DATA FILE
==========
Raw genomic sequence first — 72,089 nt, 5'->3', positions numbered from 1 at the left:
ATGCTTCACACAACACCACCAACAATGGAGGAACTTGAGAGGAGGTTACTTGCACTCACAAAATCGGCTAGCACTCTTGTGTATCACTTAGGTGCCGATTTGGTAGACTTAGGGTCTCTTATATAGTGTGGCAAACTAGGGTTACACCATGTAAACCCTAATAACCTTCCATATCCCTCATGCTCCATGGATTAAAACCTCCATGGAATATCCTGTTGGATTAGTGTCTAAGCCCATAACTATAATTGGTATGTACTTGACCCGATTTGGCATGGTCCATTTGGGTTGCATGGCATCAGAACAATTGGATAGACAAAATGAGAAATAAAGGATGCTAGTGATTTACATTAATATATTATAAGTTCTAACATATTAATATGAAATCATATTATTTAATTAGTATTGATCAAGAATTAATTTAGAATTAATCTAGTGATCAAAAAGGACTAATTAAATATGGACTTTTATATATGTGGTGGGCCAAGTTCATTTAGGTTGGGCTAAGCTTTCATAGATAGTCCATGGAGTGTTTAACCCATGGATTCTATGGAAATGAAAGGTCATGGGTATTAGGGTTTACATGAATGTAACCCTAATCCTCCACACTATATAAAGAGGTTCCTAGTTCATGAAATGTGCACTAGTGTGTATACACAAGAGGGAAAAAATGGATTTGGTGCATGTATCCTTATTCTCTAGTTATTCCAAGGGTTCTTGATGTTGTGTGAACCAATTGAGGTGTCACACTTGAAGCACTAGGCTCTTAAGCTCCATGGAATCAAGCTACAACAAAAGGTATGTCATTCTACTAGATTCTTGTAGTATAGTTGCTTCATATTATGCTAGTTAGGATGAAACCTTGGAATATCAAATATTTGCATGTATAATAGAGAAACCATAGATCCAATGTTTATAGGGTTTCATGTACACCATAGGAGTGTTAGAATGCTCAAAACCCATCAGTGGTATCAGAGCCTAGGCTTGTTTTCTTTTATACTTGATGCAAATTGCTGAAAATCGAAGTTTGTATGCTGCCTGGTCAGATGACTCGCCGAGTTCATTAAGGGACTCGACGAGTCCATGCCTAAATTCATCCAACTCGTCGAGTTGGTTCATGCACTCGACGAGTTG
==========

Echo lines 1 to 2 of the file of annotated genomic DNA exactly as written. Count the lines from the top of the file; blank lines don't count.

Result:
Raw genomic sequence first — 72,089 nt, 5'->3', positions numbered from 1 at the left:
ATGCTTCACACAACACCACCAACAATGGAGGAACTTGAGAGGAGGTTACTTGCACTCACAAAATCGGCTAGCACTCTTGTGTATCACTTAGGTGCCGATTTGGTAGACTTAGGGTCTCTTATATAGTGTGGCAAACTAGGGTTACACCATGTAAACCCTAATAACCTTCCATATCCCTCATGCTCCATGGATTAAAACCTCCATGGAATATCCTGTTGGATTAGTGTCTAAGCCCATAACTATAATTGGTATGTACTTGACCCGATTTGGCATGGTCCATTTGGGTTGCATGGCATCAGAACAATTGGATAGACAAAATGAGAAATAAAGGATGCTAGTGATTTACATTAATATATTATAAGTTCTAACATATTAATATGAAATCATATTATTTAATTAGTATTGATCAAGAATTAATTTAGAATTAATCTAGTGATCAAAAAGGACTAATTAAATATGGACTTTTATATATGTGGTGGGCCAAGTTCATTTAGGTTGGGCTAAGCTTTCATAGATAGTCCATGGAGTGTTTAACCCATGGATTCTATGGAAATGAAAGGTCATGGGTATTAGGGTTTACATGAATGTAACCCTAATCCTCCACACTATATAAAGAGGTTCCTAGTTCATGAAATGTGCACTAGTGTGTATACACAAGAGGGAAAAAATGGATTTGGTGCATGTATCCTTATTCTCTAGTTATTCCAAGGGTTCTTGATGTTGTGTGAACCAATTGAGGTGTCACACTTGAAGCACTAGGCTCTTAAGCTCCATGGAATCAAGCTACAACAAAAGGTATGTCATTCTACTAGATTCTTGTAGTATAGTTGCTTCATATTATGCTAGTTAGGATGAAACCTTGGAATATCAAATATTTGCATGTATAATAGAGAAACCATAGATCCAATGTTTATAGGGTTTCATGTACACCATAGGAGTGTTAGAATGCTCAAAACCCATCAGTGGTATCAGAGCCTAGGCTTGTTTTCTTTTATACTTGATGCAAATTGCTGAAAATCGAAGTTTGTATGCTGCCTGGTCAGATGACTCGCCGAGTTCATTAAGGGACTCGACGAGTCCATGCCTAAATTCATCCAACTCGTCGAGTTGGTTCATGCACTCGACGAGTTG